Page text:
Some of them echo the symbolism of the Masonic initiation ceremony - the so-called Trial by the Four Elements. In the Trial by Air the initiate is symbolically hoisted up into a domed space into the presence of Wisdom; something similar occurs in White Blood: the viewer lies down on an altar-like platform before being raised up into a domed Ganzfeld space overhead. The Trial by Water, which involves swimming across a difficult stretch of water, was much in evidence in an extraordinary installation in Poitiers in 1991. Here the visitor had to strip, shower, put on a Twenties-style tank-top swimming costume, and then dive into a square pool and swim under a wall. You emerged inside a white light-filled cube open only to the sky. This cube was similar in effect to Air Mass (1993), a stunning tent-cum-pantheon that has been erected on a roof terrace at the Hayward.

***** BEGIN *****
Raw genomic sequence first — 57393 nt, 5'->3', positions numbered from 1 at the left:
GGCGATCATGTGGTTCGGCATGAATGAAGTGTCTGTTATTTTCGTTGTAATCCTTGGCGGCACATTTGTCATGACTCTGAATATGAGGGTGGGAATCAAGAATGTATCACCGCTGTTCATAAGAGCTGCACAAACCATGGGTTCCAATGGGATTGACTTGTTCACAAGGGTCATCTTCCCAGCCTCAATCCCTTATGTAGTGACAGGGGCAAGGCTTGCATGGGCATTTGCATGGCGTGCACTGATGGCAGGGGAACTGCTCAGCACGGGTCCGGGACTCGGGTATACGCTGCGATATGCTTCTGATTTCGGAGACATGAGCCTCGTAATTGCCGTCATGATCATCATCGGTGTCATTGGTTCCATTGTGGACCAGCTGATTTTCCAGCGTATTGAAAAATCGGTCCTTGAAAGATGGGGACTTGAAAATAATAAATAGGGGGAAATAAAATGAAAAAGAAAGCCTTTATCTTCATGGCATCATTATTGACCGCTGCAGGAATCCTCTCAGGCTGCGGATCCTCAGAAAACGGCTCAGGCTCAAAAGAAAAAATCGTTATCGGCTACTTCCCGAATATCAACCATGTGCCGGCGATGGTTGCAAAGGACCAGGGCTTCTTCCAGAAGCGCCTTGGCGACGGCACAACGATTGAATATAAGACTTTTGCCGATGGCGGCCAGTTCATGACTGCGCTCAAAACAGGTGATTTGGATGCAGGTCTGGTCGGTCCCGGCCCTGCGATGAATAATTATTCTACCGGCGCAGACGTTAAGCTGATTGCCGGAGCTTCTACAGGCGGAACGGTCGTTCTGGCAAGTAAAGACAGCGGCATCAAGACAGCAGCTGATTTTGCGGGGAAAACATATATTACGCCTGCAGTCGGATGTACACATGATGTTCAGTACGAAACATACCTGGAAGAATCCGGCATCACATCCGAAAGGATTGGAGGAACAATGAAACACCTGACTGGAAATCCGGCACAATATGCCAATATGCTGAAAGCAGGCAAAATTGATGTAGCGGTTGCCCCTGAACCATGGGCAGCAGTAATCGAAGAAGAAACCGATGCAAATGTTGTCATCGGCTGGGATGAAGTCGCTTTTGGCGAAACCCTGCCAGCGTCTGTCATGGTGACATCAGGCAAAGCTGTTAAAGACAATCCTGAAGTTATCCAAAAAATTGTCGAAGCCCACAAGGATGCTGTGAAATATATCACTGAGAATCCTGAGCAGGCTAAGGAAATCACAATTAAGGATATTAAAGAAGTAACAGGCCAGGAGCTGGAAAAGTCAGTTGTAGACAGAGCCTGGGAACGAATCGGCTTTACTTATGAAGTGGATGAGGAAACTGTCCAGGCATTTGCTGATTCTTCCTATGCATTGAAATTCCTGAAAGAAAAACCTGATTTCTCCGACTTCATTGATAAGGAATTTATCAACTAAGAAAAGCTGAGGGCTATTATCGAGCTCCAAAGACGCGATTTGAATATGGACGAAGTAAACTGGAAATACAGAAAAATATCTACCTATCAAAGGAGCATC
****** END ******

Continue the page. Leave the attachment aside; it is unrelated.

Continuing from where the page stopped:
Sadly, not all initiates pass Turrell's tests. After an exhibition at the Whitney Museum, New York, lawsuits were brought against him by viewers who sprained wrists or broke arms after falling into a Ganzfeld piece, City of Arhirit. A double injury was sustained by at least one visitor to Poitiers. The first injury was a dislocated arm, caused by swimming into the edge of the semi-submerged cube. The second injury (and much the most serious) was the humiliation of being rushed to hospital wearing a tank-top swimming costume. There is less to fear at the Hayward. You do not need to shower. You do not need to strip. You will not be hoisted. You are unlikely to fall. The trickiest bit is entering and leaving along darkened corridors: you may bump into a body coming the other way . . .
Turrell is one of the most compelling installation artists at work today. Accounts of his work as 'quiet and meditative', which perpetuate the myth of Turrell as a dozey hippy, misrepresent him. Turrell's oeuvre is as much a theatre of cruelty as it is a theatre of contemplation. It also inspires trepidation, deprivation, humiliation, embarrassment, gullibility, absurdity and fear. Visual art usually invades the head; Turrell hopes to invade the entire body. He has a dream of a completely captive audience. We are familiar with the idea of there being a Thought Police; Turrell's manipulations hold out the possibility that there could even be a Sight Police.
(Photograph omitted)Reuse content